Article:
Living life on the Gunflint Trail with Dewey PihlmanJul 05, 2021 10:47PM ● By Editor
Exclusive to Boreal Community Media - July 6, 2021
Nestled amongst the pines in a cabin on the Seagull River near the end of the Gunflint Trail lives Dewey Pihlman. Accessible only by boat, his home is a little slice of heaven that he created with his own hands over forty years ago. Dewey, now 81 years young, shares with Boreal Community Media both the joys and setbacks of the solitude life that he has chosen for himself.
Dewey’s cabin, looking like a picture-perfect postcard.
In his earlier life, Dewey enlisted in the Navy at 17. He served from 1958 to 1961, working as a machinist mate in the engine rooms on naval ships. His one regret is that he did not stay in the Navy longer. When he got out, he hit the road but that did not last long. As much as he wanted to enroll in college, he did not do so because of all the Vietnam protests. According to Dewey, he then came back to Minnesota and got a “dumb job that he really hated making $2.25 an hour”. He decided that was not for him and went to the cities and found employment working in die casting in manufacturing. He then went to Dunwoody, taking night classes to learn how to run a lathe and work on guns. Around that time he met a kid who was working at a tool and die shop, who convinced him to talk to his boss. He was hired and then began learning on the job. Dewey stayed there two years, making lots of overtime. From there, he continued working in the tool and die trade for over 50 years. He said that he moved every time he wanted to learn something new. “You could walk into any shop and get hired on the spot”, he said, adding that he was fortunate to travel all over the world during those years.
Dewey at college graduation.
Proving that it’s never too late in life to try new things, at the age of 71 Dewey enrolled in the Integrated Manufacturing Technology program at Lake Superior Technical College with the support and encouragement of Cook County Higher Education. Dewy said, “Going back to college was the best thing I ever did for myself”. He graduated with high honors at the age of 73 in May, 2013. He was selected as one of 20 recipients of the Mark M. Welter World Citizen Award.
Dewey decided to move and build his home at the end of the trail because he always enjoyed hunting, fishing, and camping. There is a walleye spawning area right near his dock. Dewey said, “I am alone, and don’t get a lot of visitors. I do have some concerns as I get older and live so remotely. I go through plenty of hardships to live here, such as cutting wood and hauling supplies in”. One of the setbacks of his location is having to cross the ice in colder months, something he has learned to deal with. He admits going through the ice a couple of times but being fortunate enough to make his way out on his own. Dewey is grateful to be able to live there at his age and is thankful for his good health. Even with the remote location, he still is able to enjoy having broadband internet and electricity.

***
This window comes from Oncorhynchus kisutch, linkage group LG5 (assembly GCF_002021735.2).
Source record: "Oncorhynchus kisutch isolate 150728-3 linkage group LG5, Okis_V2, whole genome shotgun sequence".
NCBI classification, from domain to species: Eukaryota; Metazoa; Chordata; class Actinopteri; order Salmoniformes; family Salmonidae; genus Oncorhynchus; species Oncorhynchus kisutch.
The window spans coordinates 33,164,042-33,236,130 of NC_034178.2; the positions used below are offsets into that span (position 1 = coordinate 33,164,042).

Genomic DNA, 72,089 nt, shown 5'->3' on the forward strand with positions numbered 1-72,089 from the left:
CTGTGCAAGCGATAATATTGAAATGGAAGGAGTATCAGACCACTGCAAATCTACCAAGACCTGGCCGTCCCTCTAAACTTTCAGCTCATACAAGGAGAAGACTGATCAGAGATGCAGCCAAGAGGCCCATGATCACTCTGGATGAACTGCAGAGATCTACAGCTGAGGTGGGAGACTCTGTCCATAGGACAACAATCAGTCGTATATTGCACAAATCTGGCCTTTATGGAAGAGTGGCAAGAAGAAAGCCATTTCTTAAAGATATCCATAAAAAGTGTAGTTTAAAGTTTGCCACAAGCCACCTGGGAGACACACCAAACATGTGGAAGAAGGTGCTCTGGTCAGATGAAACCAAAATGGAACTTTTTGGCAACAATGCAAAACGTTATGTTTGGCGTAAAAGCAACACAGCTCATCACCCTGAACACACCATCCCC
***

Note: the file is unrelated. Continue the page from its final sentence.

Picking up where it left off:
A trip to town can be dangerous over the winter months.
What does Dewey do to pass the time away? He has developed a special relationship with the wildlife surrounding his cabin. He said that the fox, in particular, trusts him because he talks to them and makes intense eye contact with them. He said that foxes are curious little animals and watch every move that he makes. He started offering them treats on the ground, and eventually they trusted him enough to come and eat gently right out of his hand.
Thanksgiving pie is not just for humans.
At one time, he had four fox friends walking around the inside of his house. Dewey shared his most remarkable experience with a fox, “I was doing dishes and she brought a squirrel in her mouth to me and sat and waited for acknowledgement from me”. He has not seen many foxes since spring due to a lynx who is killing them off. Dewey said in his 50 years of feeding wildlife, he has never been bitten.
I brought you a squirrel, now what?
Another pastime that Dewey has is making silver jewelry. In addition to pounding silver, Dewey is a skilled photographer, but as with his jewelry pieces, only shares-with family and friends and never sells his work.
Some of the jewelry that Dewey enjoys making.
Dewey is the proud father of two daughters who love coming to visit him. One lives in Minneapolis with his 5 year old granddaughter. The other daughter is in Michigan, and just passed her physician assistant board exam.
Dewey is a testament to the fact that alone is just a state of mind as he continues to live the good life along the Gunflint Trail.
Dewey holding his young granddaughter
Dinner with Dewey and friend